team, which included persons with recognized industry expertise.  The team
developed three potential causes for the diesel power block degradation: 
components not to design specifications, improper operation of the engines,
and lubricating oil/fuel oil incompatibility.  The first possibility was ruled
out by metallurgical and dimensional analysis and the second from discussions
with SACM and other operators of SACM diesel generators.  The team concluded
that the lubricating oil used was incompatible with low sulfur content fuel.

The BGE team found that lubricating oil compatibility depends, in part, on the
type of fuel being burned, as the lubricating oil contains an additive package
that neutralizes the products of combustion, most importantly sulfuric acid,
to prevent engine corrosion.  The lubricating oil originally selected was an
American Petroleum Institute (API) CD-grade synthetic oil.  For the fuel oil
used in the engines at that time, the specification was that the sulfur
content was not to exceed 0.30 percent.  In early 1995, the supplier of fuel
oil to Calvert Cliffs switched to fuels with sulfur contents of 0.05 percent
or less in order to meet new Environmental Protection Agency requirements
intended to reduce sulfuric acid emissions.  With the reduced amount of
sulfur, there would be more unreacted additive in the lubricating oil,
resulting in the formation of deposits when some of the oil was burned.  These
deposits built up behind the piston rings, forcing the rings to extrude and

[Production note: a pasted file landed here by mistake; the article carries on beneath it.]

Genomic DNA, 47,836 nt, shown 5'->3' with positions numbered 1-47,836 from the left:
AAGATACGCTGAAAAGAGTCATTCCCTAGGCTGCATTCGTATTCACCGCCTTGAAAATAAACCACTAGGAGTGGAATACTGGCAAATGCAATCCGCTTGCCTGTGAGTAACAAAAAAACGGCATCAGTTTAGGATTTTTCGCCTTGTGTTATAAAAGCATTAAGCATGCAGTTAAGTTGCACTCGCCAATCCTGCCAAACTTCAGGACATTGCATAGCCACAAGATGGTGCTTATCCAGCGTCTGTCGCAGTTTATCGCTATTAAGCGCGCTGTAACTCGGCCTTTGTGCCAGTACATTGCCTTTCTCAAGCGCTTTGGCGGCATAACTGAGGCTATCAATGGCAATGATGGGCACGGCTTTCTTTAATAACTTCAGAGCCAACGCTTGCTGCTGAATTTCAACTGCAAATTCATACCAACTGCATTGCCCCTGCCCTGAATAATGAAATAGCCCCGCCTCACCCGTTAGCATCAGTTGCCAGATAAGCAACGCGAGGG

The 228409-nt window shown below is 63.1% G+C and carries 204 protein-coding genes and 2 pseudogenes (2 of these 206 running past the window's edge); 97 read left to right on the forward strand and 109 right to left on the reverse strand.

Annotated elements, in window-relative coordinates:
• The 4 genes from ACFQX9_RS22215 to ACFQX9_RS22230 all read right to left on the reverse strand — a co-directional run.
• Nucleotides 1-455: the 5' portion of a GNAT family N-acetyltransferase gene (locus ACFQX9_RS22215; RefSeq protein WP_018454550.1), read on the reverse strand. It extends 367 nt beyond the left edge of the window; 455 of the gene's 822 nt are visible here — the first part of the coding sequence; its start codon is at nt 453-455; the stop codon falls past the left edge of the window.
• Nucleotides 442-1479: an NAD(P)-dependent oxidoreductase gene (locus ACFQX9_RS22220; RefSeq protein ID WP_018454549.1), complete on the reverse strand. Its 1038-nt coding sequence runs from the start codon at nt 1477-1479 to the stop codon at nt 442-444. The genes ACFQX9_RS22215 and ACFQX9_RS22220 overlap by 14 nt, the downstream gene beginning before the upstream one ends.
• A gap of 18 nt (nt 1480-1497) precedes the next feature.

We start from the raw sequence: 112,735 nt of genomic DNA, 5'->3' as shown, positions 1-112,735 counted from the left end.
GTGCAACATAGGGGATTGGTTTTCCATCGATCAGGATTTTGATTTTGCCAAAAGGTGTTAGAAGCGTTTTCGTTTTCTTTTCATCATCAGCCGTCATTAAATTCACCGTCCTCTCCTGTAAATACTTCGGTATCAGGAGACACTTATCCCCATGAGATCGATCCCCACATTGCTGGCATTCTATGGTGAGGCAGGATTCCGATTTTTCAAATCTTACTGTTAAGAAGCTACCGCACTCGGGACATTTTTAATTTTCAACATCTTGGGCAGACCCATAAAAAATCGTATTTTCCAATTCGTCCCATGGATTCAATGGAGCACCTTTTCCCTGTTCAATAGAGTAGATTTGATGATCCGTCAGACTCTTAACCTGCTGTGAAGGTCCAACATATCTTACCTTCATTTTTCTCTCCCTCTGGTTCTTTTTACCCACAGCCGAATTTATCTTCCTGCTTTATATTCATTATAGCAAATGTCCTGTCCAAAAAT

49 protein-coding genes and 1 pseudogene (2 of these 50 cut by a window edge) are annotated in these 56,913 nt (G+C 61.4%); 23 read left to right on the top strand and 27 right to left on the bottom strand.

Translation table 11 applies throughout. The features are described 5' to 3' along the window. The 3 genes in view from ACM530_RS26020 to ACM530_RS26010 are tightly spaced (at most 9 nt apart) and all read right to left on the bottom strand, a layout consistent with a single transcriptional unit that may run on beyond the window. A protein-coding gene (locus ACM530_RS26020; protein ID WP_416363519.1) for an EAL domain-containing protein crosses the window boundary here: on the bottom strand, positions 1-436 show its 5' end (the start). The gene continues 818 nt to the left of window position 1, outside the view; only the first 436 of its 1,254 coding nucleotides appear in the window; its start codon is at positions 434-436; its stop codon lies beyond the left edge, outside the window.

come into contact with the cylinder liner wall, resulting in scuffing.

After the problem was identified, BGE rebuilt the safety-related EDG with new
cylinder liners, pistons, and piston rings.  On the basis of the findings of
the root cause analysis team, the safety-related EDG was supplied with a
different lubricating oil, which is an API CG-4 grade mineral-based oil.  A
series of acceptance tests were then run to validate the root cause.  The
safety-related EDG was inspected after test runs totaling about 90 hours and
no 
abnormal conditions were found.  The station blackout EDG was then
refurbished,
tested, and inspected, and the results were identical to those for the safety-
related EDG.

Another characteristic of synthetic lubricating oil was identified during the
review of this event.  Synthetic oils contain diester additives required to
improve solubility of oil additives.  In diesel .                                                            IN 96-67
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engines with low oil sump temperatures, water may accumulate in the sump
because the 
temperature is too low to vaporize it.  This water might cause hydrolysis of
the diesters and the resulting acids would react with calcium in the additive
to form insoluble compounds (soaps).  These compounds may clog filters and
degrade performance of a diesel engine.

This information notice requires no specific action or written response.  If
you have any questions about the information in this notice, please refer to
the technical contacts listed below or the appropriate Office of Nuclear
Reactor Regulation (NRR) project manager.


                                                            signed by 

                                           Thomas T. Martin, Director
                                           Division of Reactor Program Management 
                                           Office of Nuclear Reactor Regulation 

Technical contacts:  Kirke Lathrop, Region I
                     (410) 586-2626
                     Email:  hkl@nrc.gov

                     Krzysztof Parczewski, NRR
                     (301) 415-2705
                     Email:  kip@nrc.gov